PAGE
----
Virtually everyone who encounters the One Ring is tempted by it, just as they are corrupted by it.

Some Differences in the Rings

Glaucon’s ring physically differs from Tolkien’s, it has a collet while Tolkien’s is unadorned. It is by manipulating the collet of Glaucon’s ring that the ring’s power of invisibility is turned off and on. Recall that the collet of the signet ring is the part of a ring that transmits identity. This underscores that the power of impunity is had by hiding identity.

Tolkien wanted his ring to be unadorned but it still hints at the hiding of identity as a power because its one distinguishing feature, an inscription which uniquely identifies it is ordinarily invisible unless the ring is heated.

Another difference is that Glaucon’s ring appears to be utterly obedient to its master while Tolkien’s is treacherous and wilful. This treacherousness may just have been a plot device to enable Tolkien to pass the ring from one bearer to another, from Isildur to Gollum and from Gollum to Bilbo, in an interesting way.

On the other hand it may be a way for Tolkien to warn that impunity is not something the aspiring criminal can count on, that what might be had in one moment may be lost in another. The story of Isildur rather supports this possibility.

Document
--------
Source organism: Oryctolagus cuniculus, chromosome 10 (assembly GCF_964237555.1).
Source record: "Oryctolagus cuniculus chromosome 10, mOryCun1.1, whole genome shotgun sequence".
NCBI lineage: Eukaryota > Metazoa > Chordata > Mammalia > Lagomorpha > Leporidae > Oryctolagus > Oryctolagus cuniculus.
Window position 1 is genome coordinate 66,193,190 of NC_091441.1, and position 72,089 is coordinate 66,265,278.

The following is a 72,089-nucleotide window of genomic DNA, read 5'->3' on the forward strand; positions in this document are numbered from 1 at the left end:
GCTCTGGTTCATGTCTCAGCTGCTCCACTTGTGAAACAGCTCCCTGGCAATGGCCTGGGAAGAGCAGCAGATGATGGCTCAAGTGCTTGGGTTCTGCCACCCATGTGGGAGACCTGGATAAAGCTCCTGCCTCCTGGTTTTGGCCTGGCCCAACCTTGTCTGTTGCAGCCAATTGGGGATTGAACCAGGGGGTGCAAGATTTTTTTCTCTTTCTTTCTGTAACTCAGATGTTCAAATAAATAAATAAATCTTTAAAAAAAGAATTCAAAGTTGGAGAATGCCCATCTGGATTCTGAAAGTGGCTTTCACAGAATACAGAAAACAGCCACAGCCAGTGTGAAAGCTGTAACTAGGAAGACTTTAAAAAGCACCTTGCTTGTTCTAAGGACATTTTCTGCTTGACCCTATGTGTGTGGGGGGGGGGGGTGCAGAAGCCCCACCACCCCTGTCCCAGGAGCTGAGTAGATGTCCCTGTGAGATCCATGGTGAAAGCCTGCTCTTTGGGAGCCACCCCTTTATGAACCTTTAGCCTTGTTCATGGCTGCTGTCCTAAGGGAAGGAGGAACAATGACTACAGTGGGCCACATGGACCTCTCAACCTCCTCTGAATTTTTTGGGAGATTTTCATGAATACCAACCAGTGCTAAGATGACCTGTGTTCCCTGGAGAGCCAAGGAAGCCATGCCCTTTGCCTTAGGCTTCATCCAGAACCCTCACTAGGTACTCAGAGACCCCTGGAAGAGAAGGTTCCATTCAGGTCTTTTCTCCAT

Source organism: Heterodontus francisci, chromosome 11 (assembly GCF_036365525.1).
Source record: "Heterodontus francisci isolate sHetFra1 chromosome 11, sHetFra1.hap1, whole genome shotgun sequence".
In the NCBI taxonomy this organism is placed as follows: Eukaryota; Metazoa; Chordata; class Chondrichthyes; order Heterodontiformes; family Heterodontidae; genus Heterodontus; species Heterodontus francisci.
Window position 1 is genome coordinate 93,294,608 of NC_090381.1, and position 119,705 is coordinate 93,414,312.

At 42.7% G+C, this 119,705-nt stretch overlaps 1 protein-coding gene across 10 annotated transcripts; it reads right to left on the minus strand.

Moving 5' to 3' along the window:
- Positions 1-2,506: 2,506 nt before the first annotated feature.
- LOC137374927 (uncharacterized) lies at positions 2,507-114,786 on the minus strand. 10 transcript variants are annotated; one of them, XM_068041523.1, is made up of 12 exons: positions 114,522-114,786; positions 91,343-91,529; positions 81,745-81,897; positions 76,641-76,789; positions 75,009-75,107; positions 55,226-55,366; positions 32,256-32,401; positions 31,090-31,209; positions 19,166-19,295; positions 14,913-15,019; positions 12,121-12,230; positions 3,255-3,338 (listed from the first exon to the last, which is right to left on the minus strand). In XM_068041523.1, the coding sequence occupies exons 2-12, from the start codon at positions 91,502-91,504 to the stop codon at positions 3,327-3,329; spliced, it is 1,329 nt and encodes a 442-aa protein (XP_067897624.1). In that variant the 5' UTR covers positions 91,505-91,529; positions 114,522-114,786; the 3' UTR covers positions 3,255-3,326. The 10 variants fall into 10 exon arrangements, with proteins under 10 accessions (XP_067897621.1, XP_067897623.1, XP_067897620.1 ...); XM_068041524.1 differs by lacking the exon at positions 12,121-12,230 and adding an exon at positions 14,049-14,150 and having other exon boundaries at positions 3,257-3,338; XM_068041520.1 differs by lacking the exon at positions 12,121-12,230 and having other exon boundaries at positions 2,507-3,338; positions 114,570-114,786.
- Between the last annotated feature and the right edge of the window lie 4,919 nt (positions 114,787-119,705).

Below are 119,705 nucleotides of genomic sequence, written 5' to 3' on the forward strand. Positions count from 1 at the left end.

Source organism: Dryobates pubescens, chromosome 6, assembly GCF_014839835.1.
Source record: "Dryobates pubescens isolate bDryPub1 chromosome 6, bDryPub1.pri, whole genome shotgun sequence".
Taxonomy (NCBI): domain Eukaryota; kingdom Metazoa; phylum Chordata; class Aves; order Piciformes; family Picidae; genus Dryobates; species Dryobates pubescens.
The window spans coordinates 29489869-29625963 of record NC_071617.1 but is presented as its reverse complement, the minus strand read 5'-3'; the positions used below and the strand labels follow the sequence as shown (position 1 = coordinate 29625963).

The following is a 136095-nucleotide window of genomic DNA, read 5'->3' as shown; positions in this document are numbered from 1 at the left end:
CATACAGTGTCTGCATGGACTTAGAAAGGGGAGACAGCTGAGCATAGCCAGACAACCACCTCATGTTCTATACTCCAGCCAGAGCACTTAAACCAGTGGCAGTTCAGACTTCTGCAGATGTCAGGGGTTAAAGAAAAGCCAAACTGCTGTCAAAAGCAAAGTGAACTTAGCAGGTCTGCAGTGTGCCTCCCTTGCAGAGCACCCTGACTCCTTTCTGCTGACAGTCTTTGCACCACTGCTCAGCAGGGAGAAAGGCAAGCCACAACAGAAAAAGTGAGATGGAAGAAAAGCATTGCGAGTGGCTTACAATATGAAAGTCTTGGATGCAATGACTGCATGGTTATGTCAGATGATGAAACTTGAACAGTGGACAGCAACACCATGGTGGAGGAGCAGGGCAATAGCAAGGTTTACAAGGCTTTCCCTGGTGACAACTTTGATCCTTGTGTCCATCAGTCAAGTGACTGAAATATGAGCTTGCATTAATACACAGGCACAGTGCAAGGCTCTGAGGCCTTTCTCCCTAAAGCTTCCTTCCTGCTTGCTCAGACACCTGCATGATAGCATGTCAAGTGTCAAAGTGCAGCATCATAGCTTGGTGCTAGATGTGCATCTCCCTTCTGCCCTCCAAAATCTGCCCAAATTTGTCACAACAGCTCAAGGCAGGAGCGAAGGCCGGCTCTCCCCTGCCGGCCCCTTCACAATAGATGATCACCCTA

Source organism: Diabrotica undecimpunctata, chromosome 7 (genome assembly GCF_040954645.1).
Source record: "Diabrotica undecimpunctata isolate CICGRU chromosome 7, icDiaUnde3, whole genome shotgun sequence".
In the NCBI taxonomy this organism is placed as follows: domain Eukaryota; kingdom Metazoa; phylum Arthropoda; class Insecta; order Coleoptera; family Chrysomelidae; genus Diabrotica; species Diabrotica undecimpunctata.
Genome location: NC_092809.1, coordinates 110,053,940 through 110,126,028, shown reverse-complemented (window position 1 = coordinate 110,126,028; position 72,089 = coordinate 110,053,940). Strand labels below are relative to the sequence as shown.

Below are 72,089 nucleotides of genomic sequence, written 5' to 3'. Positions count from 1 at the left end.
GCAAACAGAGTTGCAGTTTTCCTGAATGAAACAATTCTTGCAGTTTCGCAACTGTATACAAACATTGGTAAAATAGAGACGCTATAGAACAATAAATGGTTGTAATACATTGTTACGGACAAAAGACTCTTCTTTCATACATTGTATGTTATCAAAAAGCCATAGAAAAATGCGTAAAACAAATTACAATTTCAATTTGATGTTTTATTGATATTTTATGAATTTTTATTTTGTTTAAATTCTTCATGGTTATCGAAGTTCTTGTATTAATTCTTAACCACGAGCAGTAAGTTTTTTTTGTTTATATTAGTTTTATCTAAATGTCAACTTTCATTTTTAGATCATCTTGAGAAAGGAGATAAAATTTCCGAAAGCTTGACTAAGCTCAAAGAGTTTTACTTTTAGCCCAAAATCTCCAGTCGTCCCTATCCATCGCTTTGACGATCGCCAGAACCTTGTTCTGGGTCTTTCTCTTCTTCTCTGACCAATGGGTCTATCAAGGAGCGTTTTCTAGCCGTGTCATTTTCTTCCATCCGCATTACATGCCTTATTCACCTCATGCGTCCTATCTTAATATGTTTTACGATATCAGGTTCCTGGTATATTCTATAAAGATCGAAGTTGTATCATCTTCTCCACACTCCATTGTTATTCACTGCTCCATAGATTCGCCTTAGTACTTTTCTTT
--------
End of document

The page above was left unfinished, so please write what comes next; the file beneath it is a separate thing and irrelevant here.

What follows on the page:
Isildur’s Bane

Impunity is not the same thing as immortality, but it may make the bearer feel like it is. This leads to over-confidence and then carelessness and then doom. That is the story of Isildur in essence.

Isildur does not kill Sauron but he does manage to separate Sauron from his impunity by cutting off the finger that wore the One Ring. Appropriately the weapon used is a sword, an implement often used to symbolically represent justice and judgement.

Having wielded justice however Isildur takes for himself impunity rather take the opportunity to destroy it. At this time we may see impunity as legal immunity rather than as identity hiding, because Isildur as a sword wielding king may represent a justice system rather than criminality like Gollum.

Crafters of law can be tempted award legal immunity to themselves, and this also leads to corruption, as a different kind of impunity to that of invisibility. This may be the lesson of Isildur. A king, he takes for himself impunity, feels himself safe, becomes careless and then is ambushed by orcs, who care nothing for legal immunity. The ring abandons him and so he loses his impunity and dies.

Brother, can you spare a dime?